By John Lawrence Hanson, correspondent
Shouts of joy and squeals of excitement erupted.
It was a racket.
I imagined the Beatles getting introduced on stage. But instead of the shrieking coeds, these were coyotes.
They broke the stillness of the night. Their many voices were distinct, and in the fever of the exchange they might as well have been howling about a big show. Instead of John, Paul, George and Ringo the stars tonight were literal. The Geminid Twins, backed by winter constellations, and the Milky Way as the opening act.
The last time I really saw the Milky Way was the first night of derecho. It was an exceptionally dark and quiet night, before the auditory onslaught of electrical generators. I got to stand in my front yard and marvel at the river of stars flowing overhead. It was beautiful. But that didn’t make up for the misery of our “12 Days of Derecho.”
Maybe it was a celestial rainbow?
Tonight, the Milky Way greeted me in the darkness of a prairie a half-hour north of Marion. In Iowa, you’re never far from farm lights and those at rural homes. Those artificial stars were just few enough that the inkiness of the night sky in winter could prevail.
The yard lights of piercing, cold-white LEDs tried to steal my night vision. Others with an amber bias were more generous in sharing the night.
I trekked to the dark for the annual Geminids meteor shower. Starwatchers circle this event on their calendars for its rich performance. The two-week show crescendos to a night with maybe 120 meteors per hour. Even though tonight was early in the cycle and a school night, the skies were forecast clear. Waiting for perfect weather conditions in Iowa is a fool’s errand.
Stargazing is an appreciation for another world of nature. If all our adventures and outings were limited to between dawn and dusk, then we’ve lost half the day.
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Stargazing also demands patience. It takes at least 30 minutes for my eyes to really adjust to the night. That meant no looking at my cellphone — a nice reason for a break. To wait in the dark of a winter prairie also demands warmth. I dressed as if ice fishing and brought along my sleeping pad and down-filled bag. Frankly, I was quite cozy laid out on the sod.
My principal field-of-view was to the east, the location of the constellation Gemini, anchored by the twin stars Pollux and Castor.
In our yearly procession around the Sun, Earth passes through a field of asteroids. The ancient space rocks that get caught by Earth’s atmosphere become shooting stars. The Geminids provide the faithful many opportunities to make wishes.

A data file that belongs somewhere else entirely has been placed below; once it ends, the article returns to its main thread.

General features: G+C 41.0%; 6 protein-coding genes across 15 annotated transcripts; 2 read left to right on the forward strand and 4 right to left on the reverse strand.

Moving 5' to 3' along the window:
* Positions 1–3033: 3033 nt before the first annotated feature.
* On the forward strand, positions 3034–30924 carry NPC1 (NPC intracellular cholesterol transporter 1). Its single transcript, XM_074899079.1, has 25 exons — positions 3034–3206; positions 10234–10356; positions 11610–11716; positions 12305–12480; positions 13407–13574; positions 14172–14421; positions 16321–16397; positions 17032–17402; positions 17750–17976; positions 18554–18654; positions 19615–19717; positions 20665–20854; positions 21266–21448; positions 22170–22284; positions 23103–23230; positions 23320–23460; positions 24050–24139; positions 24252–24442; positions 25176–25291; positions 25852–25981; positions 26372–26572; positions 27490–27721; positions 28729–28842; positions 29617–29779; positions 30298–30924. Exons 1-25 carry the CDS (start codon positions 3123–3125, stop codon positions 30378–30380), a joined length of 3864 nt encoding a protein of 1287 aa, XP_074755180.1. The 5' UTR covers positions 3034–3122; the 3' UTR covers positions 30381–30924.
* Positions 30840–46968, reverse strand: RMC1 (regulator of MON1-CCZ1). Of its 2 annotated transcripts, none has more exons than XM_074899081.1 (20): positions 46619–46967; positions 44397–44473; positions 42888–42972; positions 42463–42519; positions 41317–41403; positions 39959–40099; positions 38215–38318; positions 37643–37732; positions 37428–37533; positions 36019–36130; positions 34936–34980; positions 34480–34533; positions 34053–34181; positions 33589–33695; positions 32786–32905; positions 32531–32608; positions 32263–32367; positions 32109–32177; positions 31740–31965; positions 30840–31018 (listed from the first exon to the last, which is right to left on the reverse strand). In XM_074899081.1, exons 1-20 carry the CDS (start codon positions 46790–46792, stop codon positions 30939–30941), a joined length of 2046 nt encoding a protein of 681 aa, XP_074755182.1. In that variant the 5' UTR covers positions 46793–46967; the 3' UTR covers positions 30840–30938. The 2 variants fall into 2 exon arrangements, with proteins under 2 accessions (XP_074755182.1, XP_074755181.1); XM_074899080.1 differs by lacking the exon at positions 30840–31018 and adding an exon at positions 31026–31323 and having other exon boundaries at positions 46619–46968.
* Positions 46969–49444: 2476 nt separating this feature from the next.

I was alternating between taking in the whole of my field-of-view or using my binoculars to peer deeper into the cosmos. Celestial bodies that host a couple of stars, or maybe have a cloudy appearance with the naked eyes become wonderfully complex with that simple tool.
My first sighting of a meteor was north. I saw it through a side eye. Now I was on the board. With one sighting I could have left satisfied. But the show had such promise that it would have been a shame to leave early.
Orion was rising from the eastern horizon. Clearly the night was young because his belt showed he was still lying down.
Higher and toward the southwest an orange light dominated that sector. Binos or not, the light was strong on its left side and it curved back around toward its right. I thought of someone wearing a headlamp and peaking around a corner.
But it was no star, rather our neighbor, Mars. Tonight he seemed at peace. Even warriors need to take a break.
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The coyotes may have been on to something. Soon after their announcements, a meteor blazed a satisfying trail right in front of my line-of-sight. That is what people wait for and what keeps them wanting more.
The binoculars and eyeballs rotation continued. With magnification, high above Orion a cluster of stars took the shape of a big headed robin chick, with those floppy stubs for wings, outstretched in demand of food. Taurus then became, upon my inspection, the “Baby Bird.”
Next time I’m bringing companions and we will make that our parlor game.
I could have stayed all night. I was warm comfy, and interested. But it ended up being only a couple of hours. Tomorrow morning’s work necessitated some sleep. A screen of high, thin and scattered clouds infiltrated my viewing area. It didn’t take much interference to diminish the show. I discovered my sleeping bag sported a heavy dew. My night would have ended early whether I liked it or not.
I saw six meteors and was pleased pink. The sights, sounds and smells of the prairie at night are testaments as to why astronomy is one of the seven classical liberal arts. Here’s to continuing education.
Looking up, looking ahead, and keeping my pencil sharp.
John Lawrence Hanson, Ed.D., of Marion teaches U.S. history with an emphasis on environmental issues at Linn-Mar High School and sits on the Linn County Conservation Board.